Friday, August 19, 2005 | Cindy Sheehan has captured a lot of people’s attention with her vigil in Crawford, Texas, including mine. So when I heard by e-mail about local peace vigils to support her, I signed up on the MoveOn.org Web site for my wife and I and two of our children to attend in Encinitas. Maybe, in this cyber-planned protest, it should have been no surprise that at least three people who spoke at the vigil urged us to visit other political Web sites, repeating the URL several times so we’d get it.
The setting at Moonlight Beach was beautiful, with a brilliant full moon setting off several hundred candles, some outlining a large circle in the sand within which we all stood, a hundred more held in the hands of vigil-ers, including us. We were by far the largest crowd on the beach; other groups enjoying themselves at nearby blazing fire-pits kept to their business and we kept to ours. This was one of at least a dozen San Diego vigils, among some 1,500 across the country.
You can only sing “All we are saying/Is give peace a chance” a few times without wishing someone would think of another song to switch to. “Give peace a chance” works only if you aren’t holding candles so you can link arms and sway together. And Web sites are great, but with the sound of the surf bearing down, an old-fashioned bullhorn would have been nice! We seem a little rusty in anti-war protest.
But the vigil was clearly not a first time for many of those attending. Most of the protesters looked middle-aged. That could be because parents can easily identify with Cindy Sheehan. One sober-voiced man told the group that he lost his own son in the war, a remark that quickly reminded us all – or at least those who could hear him – of just how serious the occasion was. This gave me all the more reason to wince when the folks with the simple answers and the easy conspiracy theories began to speak up. I wish they would keep their crackpot ideas to themselves.
My children, ages 17 and 13, and I disagree about whether President Bush will ever speak to Mrs. Sheehan. They have no faith in Bush at all, no expectation that he will ever, by choice or by shame, do the right thing. But I think he might. And I imagine what he could say:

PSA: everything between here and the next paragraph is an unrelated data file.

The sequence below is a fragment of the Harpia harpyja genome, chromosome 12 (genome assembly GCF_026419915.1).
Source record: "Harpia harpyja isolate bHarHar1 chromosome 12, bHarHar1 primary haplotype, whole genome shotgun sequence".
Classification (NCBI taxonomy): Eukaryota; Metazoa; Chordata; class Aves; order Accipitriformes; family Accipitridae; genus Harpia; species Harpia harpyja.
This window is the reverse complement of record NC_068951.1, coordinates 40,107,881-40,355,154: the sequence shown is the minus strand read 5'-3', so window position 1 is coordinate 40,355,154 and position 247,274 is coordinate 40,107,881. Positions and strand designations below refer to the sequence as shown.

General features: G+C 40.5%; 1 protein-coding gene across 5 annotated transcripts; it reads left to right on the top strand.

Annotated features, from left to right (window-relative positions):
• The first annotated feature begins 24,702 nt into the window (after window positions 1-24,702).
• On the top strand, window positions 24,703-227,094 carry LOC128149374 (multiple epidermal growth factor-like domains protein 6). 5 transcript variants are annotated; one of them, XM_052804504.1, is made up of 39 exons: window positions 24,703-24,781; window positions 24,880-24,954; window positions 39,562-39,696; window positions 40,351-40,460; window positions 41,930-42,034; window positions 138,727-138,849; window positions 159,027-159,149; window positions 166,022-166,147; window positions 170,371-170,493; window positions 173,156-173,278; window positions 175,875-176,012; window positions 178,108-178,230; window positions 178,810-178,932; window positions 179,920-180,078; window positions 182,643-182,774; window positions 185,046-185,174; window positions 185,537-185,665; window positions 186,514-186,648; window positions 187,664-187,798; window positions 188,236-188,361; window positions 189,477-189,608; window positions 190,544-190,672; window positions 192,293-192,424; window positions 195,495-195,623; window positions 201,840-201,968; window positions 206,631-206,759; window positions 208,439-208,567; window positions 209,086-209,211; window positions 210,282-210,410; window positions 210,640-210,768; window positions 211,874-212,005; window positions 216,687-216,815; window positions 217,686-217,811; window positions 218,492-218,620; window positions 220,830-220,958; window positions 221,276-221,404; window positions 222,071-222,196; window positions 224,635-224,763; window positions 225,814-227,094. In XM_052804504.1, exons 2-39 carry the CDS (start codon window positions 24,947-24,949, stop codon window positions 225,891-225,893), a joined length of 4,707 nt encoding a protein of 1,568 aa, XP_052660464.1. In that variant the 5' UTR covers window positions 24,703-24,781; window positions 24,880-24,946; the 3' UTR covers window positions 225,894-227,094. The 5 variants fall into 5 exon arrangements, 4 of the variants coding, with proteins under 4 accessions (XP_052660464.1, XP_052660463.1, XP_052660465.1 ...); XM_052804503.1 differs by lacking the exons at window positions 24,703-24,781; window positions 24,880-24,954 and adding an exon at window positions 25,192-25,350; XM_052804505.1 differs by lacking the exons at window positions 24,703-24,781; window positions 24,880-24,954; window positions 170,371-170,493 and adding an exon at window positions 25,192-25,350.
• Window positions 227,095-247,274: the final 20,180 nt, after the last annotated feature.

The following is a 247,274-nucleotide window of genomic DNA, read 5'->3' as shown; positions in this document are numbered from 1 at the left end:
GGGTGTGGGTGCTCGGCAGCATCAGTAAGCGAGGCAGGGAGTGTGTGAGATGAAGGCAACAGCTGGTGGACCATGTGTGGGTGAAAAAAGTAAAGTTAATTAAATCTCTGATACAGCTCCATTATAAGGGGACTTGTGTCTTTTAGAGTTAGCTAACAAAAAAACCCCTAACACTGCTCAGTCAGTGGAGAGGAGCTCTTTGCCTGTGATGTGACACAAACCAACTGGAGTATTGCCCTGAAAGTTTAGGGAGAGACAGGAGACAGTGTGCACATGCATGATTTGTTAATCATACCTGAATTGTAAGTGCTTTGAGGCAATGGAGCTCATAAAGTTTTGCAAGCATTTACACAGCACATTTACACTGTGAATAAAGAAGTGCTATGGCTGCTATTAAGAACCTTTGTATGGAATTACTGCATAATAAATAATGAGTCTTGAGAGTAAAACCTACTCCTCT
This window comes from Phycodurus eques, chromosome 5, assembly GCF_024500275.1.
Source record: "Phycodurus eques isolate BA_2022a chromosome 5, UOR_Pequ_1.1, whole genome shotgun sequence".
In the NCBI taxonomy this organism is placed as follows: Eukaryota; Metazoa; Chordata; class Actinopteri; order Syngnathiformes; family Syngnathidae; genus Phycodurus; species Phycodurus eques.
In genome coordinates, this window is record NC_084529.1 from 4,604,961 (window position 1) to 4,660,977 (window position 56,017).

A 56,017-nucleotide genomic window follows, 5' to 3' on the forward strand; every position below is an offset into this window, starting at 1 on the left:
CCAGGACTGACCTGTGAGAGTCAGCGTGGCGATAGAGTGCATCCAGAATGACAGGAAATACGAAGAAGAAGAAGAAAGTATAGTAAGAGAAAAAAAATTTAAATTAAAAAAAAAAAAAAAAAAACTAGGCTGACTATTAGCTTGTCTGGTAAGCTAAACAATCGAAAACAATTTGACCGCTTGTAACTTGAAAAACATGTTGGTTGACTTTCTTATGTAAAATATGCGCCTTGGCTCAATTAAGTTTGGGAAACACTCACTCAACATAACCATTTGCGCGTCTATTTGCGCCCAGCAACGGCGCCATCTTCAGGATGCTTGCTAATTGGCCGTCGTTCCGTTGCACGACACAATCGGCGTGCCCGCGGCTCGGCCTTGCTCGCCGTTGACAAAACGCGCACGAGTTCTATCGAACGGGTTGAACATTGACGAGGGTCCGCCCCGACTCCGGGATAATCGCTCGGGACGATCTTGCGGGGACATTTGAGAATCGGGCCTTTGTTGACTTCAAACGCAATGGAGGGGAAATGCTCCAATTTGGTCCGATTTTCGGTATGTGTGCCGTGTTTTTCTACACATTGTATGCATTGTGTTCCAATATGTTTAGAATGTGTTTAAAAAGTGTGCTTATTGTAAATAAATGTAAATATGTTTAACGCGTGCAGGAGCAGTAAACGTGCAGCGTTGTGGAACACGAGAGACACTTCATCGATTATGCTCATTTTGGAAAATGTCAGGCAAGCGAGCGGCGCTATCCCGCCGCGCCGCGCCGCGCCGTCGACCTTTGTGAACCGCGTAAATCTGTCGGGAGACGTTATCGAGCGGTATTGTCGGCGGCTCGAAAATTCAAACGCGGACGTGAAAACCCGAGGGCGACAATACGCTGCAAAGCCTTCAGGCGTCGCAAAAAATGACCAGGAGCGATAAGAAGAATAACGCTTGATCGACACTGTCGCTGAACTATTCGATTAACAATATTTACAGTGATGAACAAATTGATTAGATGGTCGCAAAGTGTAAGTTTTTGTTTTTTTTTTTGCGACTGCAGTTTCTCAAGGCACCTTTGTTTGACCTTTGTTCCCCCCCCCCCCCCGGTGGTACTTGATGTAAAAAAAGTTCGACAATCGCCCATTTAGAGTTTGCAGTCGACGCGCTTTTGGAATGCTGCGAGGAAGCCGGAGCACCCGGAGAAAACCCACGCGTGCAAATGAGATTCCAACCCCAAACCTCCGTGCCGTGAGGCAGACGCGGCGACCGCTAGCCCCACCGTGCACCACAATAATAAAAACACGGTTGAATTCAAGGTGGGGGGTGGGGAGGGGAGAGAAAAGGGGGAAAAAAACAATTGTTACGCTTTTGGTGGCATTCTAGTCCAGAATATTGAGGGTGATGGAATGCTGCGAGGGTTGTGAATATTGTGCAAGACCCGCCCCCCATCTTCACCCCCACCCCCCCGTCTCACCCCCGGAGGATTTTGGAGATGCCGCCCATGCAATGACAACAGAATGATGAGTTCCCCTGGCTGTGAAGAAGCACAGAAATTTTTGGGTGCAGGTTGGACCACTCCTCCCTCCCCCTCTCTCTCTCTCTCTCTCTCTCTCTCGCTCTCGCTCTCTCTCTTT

“Mrs. Sheehan, I am sorry for your terrible loss. All I can tell you is that Casey died in a good cause. We removed a tyrant from Iraq, someone who did not hesitate to use chemical weapons against his own people. We are helping Iraq establish a democracy. It’s a lot tougher to do than we realized and it is costing a lot in human life. If we had known that before the war, if we had also known there were no weapons of mass destruction, maybe we could have chosen another path, but we acted with the best information we had. I hope you can understand that a president’s vision is limited and his knowledge incomplete, and yet he still has to act. I truly hope you can understand that.
“Mrs. Sheehan, Abraham Lincoln wrote to Mrs. Bixby who lost five sons in the Civil War. He wrote that any words of his own to assuage her grief must be ‘weak and fruitless,’ but he still felt compelled to offer her ‘the thanks of the Republic’ that her sons ‘died to save.’
“I, likewise, offer you the thanks of your country. I owe you that, and I apologize for having kept you waiting these weeks.”
Why doesn’t he say that? To her, personally, out of the reach of cameras and microphones? Is the justification for the war so unmistakably threadbare that there is nothing left that he can say?
That’s the question in my mind. The President’s continued silence speaks tragic, misguided volumes.
Michael Schudson is a professor of communication at the University of California, San Diego and a recipient of the MacArthur Foundation’s “genius” award.